Kuo further claims that the device will support a "comprehensive range of applications rather than specific applications." So rather than being, effectively, bespoke for certain AR purposes, it could perhaps enable a headset App Store.

    "Apple's goal is to replace the iPhone with AR in ten years," continues Kuo, "representing the demand... [for headsets will] exceed at least one billion... in ten years."

    If they can manage to get an M1-class chip in a standalone unit, that would be great but the iPhone has in the region of a 10Wh battery and that battery is too big to fit on a head wearable. Oculus Quest 2 has a 14Wh battery and that is a bulky unit. Airpods Max headphones use a 2.4Wh battery. I think realistically they'd be limited to 5Wh or less for a comfortable wearable.

    Straps are commonly worn on glasses and it would be much more comfortable to fit processing hardware into the strap. That could be something different than a smartphone like a product similar to an Airpods Pro case and could even carry Airpods so they share the same battery.

    Odd that you completely left out the watch when talking about battery capacity. If there's any device that you would look at as far feature set and power usage, it would be the watch.
    Huh? The Apple Watch is left off the conversation because it is woefully underpowered for AR. Comparing it to iPhone is the closest comparison but still an iPhone is underpowered. Currently, you cannot have an M1 like SOC in a package the size of an Apple Watch. For the upcoming headset the battery size is going to be a major limiting factor for both power and design.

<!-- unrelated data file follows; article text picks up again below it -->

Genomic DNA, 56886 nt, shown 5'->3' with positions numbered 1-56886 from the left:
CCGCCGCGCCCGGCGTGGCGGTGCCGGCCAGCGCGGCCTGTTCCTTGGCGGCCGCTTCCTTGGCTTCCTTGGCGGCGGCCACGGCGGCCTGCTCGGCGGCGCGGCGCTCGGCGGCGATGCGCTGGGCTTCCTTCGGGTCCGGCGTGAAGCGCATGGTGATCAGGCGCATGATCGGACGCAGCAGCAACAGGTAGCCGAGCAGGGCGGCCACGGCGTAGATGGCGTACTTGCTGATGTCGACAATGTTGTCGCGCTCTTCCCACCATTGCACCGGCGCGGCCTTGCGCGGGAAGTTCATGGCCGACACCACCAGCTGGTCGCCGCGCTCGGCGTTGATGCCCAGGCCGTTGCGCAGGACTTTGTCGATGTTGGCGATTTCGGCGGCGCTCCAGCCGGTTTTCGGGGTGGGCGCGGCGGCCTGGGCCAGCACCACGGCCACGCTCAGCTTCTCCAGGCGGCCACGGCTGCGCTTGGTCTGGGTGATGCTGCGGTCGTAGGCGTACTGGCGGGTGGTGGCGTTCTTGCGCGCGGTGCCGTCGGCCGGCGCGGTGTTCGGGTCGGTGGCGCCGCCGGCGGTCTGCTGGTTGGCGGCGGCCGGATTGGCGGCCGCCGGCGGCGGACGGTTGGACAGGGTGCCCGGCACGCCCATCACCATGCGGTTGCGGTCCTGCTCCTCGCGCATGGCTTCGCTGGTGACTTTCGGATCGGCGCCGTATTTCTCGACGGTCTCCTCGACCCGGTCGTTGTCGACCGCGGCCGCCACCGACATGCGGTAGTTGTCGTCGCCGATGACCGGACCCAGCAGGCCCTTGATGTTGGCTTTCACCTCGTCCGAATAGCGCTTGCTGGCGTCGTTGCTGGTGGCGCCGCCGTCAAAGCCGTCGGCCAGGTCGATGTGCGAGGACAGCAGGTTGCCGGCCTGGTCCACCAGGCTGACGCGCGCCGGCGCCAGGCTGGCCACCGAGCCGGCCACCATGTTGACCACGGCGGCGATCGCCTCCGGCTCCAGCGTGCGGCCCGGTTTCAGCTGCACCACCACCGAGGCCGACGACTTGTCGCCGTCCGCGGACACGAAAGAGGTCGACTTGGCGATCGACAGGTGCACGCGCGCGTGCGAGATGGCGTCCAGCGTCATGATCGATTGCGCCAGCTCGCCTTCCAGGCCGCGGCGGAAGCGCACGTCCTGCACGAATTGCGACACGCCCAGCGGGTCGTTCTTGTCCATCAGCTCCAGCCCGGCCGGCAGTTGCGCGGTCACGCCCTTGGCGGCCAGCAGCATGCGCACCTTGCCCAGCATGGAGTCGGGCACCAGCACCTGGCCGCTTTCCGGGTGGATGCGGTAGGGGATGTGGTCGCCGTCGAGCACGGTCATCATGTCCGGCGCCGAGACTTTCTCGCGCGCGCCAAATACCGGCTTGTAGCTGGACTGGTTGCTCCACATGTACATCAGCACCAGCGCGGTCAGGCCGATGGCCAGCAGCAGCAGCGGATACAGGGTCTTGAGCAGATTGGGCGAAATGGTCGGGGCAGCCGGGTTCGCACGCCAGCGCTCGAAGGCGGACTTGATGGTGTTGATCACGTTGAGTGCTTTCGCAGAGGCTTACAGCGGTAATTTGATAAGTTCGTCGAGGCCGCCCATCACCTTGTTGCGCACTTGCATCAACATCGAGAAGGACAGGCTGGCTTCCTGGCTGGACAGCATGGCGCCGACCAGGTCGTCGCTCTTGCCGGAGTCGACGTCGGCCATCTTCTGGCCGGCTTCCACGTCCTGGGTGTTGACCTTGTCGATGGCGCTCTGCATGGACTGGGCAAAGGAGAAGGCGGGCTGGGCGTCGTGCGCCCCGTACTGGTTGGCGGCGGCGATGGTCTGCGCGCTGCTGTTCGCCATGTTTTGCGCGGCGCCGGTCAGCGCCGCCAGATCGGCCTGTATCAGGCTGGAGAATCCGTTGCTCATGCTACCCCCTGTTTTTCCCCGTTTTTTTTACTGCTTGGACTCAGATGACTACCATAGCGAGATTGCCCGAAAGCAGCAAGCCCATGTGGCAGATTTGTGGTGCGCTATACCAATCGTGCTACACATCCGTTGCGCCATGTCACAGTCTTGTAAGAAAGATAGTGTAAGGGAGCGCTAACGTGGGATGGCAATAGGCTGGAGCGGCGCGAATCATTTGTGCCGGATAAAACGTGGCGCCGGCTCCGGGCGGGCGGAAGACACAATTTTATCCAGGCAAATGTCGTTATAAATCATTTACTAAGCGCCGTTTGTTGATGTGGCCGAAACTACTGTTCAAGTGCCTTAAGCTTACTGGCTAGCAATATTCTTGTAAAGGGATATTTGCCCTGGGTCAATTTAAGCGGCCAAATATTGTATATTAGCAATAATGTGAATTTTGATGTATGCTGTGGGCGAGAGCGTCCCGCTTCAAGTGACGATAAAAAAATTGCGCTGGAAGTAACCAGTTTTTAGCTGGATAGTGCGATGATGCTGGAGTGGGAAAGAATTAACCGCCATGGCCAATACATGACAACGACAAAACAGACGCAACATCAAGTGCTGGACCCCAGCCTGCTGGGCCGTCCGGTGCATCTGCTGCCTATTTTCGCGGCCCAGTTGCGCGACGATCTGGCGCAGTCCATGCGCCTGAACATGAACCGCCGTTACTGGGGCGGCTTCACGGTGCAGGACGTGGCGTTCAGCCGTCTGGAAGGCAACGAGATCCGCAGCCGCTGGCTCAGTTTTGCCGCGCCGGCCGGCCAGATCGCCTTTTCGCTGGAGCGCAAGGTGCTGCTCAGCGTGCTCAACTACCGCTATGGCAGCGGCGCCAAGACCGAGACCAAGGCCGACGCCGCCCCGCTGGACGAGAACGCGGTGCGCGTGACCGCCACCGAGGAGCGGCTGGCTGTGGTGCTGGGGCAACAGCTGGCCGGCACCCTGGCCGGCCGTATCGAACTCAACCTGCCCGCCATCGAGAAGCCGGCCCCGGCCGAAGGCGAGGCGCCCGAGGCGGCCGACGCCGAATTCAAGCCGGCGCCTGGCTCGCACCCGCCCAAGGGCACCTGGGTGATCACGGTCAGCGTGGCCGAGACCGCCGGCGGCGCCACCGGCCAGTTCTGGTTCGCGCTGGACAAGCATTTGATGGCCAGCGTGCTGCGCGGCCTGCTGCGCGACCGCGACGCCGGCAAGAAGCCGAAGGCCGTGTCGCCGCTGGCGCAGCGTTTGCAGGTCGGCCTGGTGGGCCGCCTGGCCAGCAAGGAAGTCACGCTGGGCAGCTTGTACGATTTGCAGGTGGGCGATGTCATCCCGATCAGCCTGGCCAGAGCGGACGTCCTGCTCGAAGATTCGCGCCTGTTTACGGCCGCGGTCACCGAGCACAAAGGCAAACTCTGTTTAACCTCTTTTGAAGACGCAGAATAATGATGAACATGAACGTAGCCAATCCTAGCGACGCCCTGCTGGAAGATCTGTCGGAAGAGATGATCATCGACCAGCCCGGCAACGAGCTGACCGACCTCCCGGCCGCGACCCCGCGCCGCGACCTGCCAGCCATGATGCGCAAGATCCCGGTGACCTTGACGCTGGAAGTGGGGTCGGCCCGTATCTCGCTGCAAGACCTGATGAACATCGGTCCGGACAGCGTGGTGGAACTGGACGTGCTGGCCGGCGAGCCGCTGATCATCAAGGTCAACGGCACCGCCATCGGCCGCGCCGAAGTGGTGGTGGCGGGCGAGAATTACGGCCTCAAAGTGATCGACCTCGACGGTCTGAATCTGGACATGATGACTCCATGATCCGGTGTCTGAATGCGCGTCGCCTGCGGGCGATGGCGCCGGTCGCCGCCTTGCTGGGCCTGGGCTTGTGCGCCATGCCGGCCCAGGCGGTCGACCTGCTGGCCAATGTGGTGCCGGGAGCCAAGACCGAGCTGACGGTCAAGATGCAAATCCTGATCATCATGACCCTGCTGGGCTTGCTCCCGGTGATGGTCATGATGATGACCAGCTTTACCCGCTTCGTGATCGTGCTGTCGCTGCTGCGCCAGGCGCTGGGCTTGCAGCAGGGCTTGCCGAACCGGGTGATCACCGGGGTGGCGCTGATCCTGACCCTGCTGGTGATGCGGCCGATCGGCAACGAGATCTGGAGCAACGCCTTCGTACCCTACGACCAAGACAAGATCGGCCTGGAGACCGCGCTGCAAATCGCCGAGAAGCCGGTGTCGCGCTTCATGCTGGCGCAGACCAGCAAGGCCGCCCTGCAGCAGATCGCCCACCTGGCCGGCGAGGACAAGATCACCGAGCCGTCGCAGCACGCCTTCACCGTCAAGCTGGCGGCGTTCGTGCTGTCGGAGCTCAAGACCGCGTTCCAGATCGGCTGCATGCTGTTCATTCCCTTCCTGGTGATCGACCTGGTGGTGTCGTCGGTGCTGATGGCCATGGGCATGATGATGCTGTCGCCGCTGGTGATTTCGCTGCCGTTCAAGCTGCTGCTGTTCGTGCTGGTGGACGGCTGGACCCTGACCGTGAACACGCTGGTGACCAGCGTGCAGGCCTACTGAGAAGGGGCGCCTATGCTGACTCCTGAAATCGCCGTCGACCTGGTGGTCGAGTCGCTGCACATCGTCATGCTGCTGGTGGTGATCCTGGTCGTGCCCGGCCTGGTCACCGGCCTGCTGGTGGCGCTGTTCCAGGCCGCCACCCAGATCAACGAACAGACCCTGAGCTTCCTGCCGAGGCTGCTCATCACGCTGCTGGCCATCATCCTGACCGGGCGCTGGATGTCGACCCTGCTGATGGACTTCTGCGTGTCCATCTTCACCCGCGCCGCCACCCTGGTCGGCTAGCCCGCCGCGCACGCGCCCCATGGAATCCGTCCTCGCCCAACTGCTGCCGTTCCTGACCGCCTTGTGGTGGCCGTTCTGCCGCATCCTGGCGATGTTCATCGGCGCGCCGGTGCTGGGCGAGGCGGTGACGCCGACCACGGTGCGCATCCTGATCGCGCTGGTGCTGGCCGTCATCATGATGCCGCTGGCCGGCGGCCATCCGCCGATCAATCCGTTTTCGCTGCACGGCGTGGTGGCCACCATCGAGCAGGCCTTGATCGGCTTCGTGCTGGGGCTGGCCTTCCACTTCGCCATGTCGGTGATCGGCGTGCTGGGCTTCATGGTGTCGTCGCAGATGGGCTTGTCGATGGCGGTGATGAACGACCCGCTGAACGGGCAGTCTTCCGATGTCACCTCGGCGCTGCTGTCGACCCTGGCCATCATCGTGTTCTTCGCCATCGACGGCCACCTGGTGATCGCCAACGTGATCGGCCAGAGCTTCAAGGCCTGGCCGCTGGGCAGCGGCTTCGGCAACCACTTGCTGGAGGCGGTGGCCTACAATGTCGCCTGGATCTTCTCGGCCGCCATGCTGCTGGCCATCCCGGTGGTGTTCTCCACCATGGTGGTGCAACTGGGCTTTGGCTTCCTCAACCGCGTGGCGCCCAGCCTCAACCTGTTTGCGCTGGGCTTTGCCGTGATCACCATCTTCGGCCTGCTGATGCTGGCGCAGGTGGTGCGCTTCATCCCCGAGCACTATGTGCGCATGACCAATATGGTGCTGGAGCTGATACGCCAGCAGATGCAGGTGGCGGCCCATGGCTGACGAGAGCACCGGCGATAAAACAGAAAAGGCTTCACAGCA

watto_cobra
  • Reply 7 of 11
    mcdavemcdave Posts: 1,856member
    Well it’d better have an HDMI & USB-A ports and look just like an expensive version of the others or there’ll be hell to pay!

    I’m surprised at this. Given the specialisation I thought they would produce a custom processing block for AR rendering at minimum power draw. Probably derived from their G14 GPU cores and a broader drive at 3D efficiency (MBPs are 2D Kings but 3D needs work). They will also need their own lightweight 3D engine.
    watto_cobra
  • Reply 8 of 11